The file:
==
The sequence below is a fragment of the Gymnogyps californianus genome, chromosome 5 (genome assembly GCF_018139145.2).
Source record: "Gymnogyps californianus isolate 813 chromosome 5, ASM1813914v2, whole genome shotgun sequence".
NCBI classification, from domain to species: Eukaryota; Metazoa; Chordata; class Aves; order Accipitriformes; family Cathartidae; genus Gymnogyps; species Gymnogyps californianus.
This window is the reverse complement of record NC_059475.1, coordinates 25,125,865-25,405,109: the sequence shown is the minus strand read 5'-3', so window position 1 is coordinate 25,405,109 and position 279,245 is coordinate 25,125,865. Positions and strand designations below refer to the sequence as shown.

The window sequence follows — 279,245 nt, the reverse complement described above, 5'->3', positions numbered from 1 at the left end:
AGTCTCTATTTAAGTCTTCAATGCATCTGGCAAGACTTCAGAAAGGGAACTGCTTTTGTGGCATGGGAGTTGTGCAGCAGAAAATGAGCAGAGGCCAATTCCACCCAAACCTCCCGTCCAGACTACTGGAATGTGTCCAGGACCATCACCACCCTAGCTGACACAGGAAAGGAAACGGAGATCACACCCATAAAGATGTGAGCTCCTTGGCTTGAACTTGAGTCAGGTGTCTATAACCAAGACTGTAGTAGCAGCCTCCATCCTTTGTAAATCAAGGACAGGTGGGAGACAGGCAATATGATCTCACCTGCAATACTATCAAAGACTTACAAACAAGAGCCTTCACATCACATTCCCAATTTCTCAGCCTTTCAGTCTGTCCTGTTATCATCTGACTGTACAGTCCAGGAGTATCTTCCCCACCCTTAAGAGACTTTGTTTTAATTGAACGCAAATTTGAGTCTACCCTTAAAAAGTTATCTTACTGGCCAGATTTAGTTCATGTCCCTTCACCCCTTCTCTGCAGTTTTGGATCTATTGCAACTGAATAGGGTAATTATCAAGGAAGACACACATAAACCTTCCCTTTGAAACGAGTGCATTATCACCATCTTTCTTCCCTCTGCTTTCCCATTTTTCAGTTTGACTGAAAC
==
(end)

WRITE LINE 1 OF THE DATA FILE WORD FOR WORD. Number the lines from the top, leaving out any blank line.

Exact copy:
The sequence below is a fragment of the Gymnogyps californianus genome, chromosome 5 (genome assembly GCF_018139145.2).